Damn Near Perfect: ‘Lessons in Temperament’
When you’re kind of a haunted person, it can be hard to talk about your life. Overshoot on the levity, and you’re too glib. Undershoot, and you’re morose. Most of us don’t have the skill to fine-tune our honesty into storytelling that is both playful and heartrending.
Luckily for his audience, James Smith does a damn near perfect job.
Lessons in Temperament is a one-man show written and performed by Smith and directed and developed by Mitchell Cushman. An Outside The March production presented by Ontario Presents, the play follows four neurodiverse brothers in Trenton, Ontario. Smith plays himself, James, the baby of the family. For an hour and 45 minutes, he talks about growing up in a household where nobody talks about mental illness. All the while, he tunes a piano, slowly working his way from his tuning fork’s A440 to the lowest and highest reaches of the instrument.
As an algorithmically ordained watcher of music theory YouTube, James’ preamble is familiar to me—a charismatic guy explaining interesting musical concepts in a somewhat off-the-cuff manner. I’m invested. Although the word “lessons” is in the title, the show feels neither teachy nor preachy. I was surprised when the opening felt like standup, and impressed with the tenderness of Smith’s tone throughout.
When you’re the youngest child in a household full of conflict, it’s easy to get mean-spirited, but James never does things the easy way. Coping with his own compulsions and walking the tightrope between meticulousness and hyperfixation, he maps out each brother’s habits, desires, and formative moments vividly. I was ready for Lessons in Temperament to be heavier, clunkier. More serious. The play is serious in a good way—taking seriously its commitment to James’ family, to his love for his brothers. But it doesn’t take itself too seriously. In his unrelentingly affectionate manner, Smith delivers the funny, disturbing, and often bizarre family stories with candour.
Working with a central metaphor can be challenging. How do you sustain the analogy between a piano and a family, tuning and mental health, without hammering it in too hard? Though the physical act of tuning the piano is always present as a framing device, and he does talk about what he’s doing, Smith handles this balance with admirable restraint. Music theory inside jokes—James talks about his childhood compulsion of repeating actions four times as he sits and tunes a perfect fourth interval—are there, but he doesn’t draw too much attention to them.
Even though Smith performs the entire show while tuning a piano, there were moments last night when I was so engrossed in his monologue that I forgot what he was doing until a new note startled me out of my reverie. The slow, methodical process of tuning the piano also serves as a shared time index. The audience knows roughly where we are in the show based on which part of the piano Smith is tuning. In a solo show with so many characters and stories, this is a helpful grounding technique.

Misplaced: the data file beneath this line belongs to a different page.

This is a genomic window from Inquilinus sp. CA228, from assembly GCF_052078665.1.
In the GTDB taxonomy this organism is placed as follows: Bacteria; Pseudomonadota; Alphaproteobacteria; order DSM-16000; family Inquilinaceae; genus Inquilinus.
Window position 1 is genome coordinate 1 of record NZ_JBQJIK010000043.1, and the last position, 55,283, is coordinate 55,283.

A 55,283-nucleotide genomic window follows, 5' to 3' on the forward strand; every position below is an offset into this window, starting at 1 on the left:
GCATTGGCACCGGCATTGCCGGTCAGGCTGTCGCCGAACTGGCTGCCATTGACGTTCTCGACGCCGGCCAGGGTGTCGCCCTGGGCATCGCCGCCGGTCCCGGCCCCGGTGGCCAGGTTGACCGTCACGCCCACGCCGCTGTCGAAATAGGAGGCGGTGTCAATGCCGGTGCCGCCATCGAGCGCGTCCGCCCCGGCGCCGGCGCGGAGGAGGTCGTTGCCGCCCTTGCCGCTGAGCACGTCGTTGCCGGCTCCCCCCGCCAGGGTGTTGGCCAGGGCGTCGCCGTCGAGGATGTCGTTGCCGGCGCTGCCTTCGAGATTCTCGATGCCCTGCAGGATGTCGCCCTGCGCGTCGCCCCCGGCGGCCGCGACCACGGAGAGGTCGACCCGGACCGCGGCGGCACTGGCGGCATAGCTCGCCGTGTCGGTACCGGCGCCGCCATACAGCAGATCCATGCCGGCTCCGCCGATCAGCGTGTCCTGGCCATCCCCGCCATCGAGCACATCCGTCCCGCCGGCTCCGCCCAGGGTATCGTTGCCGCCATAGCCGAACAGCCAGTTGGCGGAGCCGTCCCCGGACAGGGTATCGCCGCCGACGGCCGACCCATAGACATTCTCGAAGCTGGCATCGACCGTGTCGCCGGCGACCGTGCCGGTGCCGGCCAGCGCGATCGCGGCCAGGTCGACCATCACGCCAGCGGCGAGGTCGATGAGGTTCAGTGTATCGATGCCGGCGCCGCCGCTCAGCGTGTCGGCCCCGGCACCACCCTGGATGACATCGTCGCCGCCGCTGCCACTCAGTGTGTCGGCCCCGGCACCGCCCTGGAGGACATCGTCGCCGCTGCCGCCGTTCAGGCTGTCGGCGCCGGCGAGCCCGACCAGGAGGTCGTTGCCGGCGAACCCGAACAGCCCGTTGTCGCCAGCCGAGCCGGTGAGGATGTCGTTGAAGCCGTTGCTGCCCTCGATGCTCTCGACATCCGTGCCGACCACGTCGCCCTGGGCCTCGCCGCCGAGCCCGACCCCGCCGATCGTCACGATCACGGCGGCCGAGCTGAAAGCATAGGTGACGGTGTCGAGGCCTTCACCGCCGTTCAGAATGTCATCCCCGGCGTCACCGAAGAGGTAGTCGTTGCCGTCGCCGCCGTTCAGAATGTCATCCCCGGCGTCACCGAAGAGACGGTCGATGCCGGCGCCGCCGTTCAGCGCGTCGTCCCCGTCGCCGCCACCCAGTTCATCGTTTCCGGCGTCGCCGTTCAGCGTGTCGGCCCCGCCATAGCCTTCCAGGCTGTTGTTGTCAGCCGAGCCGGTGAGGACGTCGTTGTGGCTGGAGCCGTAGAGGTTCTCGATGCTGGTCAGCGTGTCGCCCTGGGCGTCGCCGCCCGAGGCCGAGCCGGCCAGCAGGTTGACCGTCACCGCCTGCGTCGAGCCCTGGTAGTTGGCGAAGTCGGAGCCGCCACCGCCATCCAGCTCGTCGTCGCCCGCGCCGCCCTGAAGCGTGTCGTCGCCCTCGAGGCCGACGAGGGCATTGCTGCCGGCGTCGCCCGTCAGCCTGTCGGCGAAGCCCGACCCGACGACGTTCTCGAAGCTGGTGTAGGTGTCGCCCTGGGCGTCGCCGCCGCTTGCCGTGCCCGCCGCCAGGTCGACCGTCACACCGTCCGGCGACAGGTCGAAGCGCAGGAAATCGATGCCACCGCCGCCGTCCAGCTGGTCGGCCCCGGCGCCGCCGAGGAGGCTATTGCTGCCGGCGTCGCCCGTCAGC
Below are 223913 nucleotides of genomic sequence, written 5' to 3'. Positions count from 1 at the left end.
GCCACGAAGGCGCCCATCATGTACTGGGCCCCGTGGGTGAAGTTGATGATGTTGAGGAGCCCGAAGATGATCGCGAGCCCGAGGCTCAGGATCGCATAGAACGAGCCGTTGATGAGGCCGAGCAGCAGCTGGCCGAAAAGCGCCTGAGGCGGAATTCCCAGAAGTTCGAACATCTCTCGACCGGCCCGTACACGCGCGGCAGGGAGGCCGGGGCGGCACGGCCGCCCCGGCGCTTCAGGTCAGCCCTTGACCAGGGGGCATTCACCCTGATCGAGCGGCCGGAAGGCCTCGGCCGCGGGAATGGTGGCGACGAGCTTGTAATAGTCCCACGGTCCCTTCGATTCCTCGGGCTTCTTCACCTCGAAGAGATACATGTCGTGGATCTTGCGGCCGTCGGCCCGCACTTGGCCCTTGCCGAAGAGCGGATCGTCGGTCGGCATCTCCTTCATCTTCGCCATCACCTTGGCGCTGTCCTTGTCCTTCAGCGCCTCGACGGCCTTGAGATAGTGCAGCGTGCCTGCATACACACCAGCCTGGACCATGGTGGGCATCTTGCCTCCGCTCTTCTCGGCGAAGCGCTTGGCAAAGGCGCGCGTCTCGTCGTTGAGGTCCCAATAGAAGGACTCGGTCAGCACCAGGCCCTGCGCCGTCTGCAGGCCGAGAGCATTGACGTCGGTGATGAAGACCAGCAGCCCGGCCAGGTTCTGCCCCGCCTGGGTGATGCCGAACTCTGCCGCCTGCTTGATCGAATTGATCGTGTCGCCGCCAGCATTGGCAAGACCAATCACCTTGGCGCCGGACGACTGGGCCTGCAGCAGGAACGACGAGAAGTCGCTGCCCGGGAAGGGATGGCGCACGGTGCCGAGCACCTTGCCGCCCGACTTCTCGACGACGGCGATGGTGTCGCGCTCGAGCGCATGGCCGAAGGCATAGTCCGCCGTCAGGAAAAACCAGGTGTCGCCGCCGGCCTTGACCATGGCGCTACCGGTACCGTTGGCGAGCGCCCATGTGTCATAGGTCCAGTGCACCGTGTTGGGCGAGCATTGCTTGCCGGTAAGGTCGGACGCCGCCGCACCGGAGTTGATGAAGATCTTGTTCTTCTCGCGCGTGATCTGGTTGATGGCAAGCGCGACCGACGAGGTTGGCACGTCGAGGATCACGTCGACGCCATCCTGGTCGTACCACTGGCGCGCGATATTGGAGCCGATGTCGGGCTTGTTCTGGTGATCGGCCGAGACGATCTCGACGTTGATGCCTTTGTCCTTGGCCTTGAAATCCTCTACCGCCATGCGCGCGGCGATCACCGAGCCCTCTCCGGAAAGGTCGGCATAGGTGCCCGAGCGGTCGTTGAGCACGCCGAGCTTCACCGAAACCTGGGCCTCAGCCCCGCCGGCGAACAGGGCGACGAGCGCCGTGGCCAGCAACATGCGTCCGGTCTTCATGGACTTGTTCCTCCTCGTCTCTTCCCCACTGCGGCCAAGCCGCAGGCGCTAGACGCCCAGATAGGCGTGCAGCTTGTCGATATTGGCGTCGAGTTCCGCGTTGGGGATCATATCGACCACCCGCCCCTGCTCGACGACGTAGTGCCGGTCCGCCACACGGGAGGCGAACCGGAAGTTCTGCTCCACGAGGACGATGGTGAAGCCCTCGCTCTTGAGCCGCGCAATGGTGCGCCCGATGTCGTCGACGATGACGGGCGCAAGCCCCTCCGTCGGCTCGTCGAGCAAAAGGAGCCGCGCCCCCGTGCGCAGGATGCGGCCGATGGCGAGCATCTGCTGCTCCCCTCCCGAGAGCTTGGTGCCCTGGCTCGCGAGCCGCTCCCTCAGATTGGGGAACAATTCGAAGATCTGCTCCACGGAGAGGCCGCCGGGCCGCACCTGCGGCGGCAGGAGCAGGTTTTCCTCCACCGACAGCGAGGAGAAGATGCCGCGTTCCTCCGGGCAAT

Lessons in Temperament is visually interesting, too, thanks to production designer Nick Blais. Throughout the performance, Smith sits with his back to the audience so we can see him work on the piano, with three mirrors angled above him so that his face is always visible (which means, I realised partway through, that there are four of James—perfect). Sitting in the Baby Grand, I found that the lighting design flowed smoothly, dimming at the more intense moments and offering a gorgeous view of the warm, brown wooden exterior of the piano Smith was tuning. Later, I learned that the people a few seats over weren’t so enchanted—depending on your spot in the audience, you may get a direct eyeful of light from one of the lamps onstage.
The play is presented as Smith’s autobiography, and there’s always some tension when it comes to creative nonfiction. When James describes his brothers’ most vulnerable moments, I wonder if Smith is doing right by his real-life brothers. If, indeed, it’s possible to do right by four people’s experiences in a one-person show. There are moments in the show when I wonder whether we’re dancing with problematic tropes about autism, bipolar disorder, obsessive-compulsive disorder, and schizophrenia. However, if Lessons in Temperament is taken as a particular story—not the be-all representation of these complex categories of experiences—I think it holds up. And with Smith’s insightful, specific, and very human representation of his brothers, it rings true as a thoughtful exploration of four lives from one family member’s perspective.
What does it mean to strive for that click of perfection when, by nature, everything is always going out of tune? Lessons in Temperament takes a complex emotional toolkit to frustrating, often thankless, always important themes. With post-show artist talkbacks led by Dr. Colleen Renihan, Rachel Marks, and Kemi King later this week, I hope to return to the Baby Grand to listen again before the show continues on its Ontario tour.